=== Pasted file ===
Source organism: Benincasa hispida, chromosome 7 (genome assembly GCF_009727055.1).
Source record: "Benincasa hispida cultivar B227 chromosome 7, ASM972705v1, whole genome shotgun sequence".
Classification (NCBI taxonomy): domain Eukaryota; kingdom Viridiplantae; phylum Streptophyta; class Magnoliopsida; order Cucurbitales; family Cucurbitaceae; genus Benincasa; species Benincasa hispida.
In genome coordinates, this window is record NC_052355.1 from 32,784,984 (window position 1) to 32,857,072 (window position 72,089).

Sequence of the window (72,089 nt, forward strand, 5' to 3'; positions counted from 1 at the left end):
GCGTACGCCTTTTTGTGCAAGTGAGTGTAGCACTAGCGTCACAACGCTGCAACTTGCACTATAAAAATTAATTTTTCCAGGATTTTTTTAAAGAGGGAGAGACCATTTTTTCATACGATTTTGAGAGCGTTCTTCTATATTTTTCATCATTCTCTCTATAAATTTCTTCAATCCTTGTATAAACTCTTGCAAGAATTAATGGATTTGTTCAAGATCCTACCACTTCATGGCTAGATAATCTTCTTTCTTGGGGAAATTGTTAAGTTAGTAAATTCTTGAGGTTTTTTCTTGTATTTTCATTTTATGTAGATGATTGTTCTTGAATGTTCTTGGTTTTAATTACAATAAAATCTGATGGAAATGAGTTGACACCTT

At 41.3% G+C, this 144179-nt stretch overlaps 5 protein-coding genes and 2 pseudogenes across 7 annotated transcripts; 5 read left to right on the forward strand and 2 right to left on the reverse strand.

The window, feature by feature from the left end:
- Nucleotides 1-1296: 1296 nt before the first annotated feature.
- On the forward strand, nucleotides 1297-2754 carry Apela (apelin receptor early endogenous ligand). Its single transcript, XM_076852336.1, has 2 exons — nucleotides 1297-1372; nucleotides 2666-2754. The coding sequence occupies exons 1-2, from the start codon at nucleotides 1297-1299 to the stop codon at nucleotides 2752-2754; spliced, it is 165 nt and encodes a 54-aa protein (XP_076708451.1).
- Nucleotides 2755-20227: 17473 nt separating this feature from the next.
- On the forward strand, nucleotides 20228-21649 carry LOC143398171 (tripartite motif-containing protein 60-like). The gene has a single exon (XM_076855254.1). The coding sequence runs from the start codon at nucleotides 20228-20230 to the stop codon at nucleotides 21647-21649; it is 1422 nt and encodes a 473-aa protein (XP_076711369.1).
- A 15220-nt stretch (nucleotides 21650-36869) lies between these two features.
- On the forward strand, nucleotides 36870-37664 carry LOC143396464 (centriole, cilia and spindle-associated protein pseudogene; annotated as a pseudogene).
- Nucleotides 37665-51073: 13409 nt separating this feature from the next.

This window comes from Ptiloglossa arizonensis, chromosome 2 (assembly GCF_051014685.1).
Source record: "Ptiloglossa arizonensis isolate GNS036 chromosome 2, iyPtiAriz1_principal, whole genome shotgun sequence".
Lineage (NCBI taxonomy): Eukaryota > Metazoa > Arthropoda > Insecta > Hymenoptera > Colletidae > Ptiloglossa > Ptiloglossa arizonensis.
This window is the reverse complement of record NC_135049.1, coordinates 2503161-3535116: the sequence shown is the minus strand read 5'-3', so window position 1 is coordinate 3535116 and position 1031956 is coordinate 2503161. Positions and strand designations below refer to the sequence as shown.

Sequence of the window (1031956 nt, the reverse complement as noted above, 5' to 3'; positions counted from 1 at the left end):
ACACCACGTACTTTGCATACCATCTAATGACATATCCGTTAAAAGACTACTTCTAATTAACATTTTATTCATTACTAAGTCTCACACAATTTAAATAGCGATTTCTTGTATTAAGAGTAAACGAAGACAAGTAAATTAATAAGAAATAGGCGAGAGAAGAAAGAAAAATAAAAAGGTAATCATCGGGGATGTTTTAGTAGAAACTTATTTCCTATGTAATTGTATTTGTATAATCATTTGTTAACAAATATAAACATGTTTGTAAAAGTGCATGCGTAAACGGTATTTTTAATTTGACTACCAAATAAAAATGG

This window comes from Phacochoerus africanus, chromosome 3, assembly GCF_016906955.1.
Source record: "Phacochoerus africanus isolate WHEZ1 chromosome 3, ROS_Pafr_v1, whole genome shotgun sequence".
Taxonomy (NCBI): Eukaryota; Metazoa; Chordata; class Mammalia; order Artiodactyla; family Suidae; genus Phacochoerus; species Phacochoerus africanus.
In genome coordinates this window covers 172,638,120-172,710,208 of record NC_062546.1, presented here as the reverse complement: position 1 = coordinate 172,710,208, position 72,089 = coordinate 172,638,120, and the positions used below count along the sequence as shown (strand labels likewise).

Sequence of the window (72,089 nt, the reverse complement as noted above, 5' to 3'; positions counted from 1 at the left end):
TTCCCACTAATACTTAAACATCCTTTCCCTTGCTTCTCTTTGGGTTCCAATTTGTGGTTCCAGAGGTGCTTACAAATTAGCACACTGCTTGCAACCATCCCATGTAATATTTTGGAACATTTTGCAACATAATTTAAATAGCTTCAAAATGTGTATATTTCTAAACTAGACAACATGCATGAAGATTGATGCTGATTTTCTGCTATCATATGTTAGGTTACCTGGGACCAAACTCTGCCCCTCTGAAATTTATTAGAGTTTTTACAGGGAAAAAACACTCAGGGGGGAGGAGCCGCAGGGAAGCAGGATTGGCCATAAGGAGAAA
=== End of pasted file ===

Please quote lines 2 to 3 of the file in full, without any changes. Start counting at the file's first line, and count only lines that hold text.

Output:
Source record: "Benincasa hispida cultivar B227 chromosome 7, ASM972705v1, whole genome shotgun sequence".
Classification (NCBI taxonomy): domain Eukaryota; kingdom Viridiplantae; phylum Streptophyta; class Magnoliopsida; order Cucurbitales; family Cucurbitaceae; genus Benincasa; species Benincasa hispida.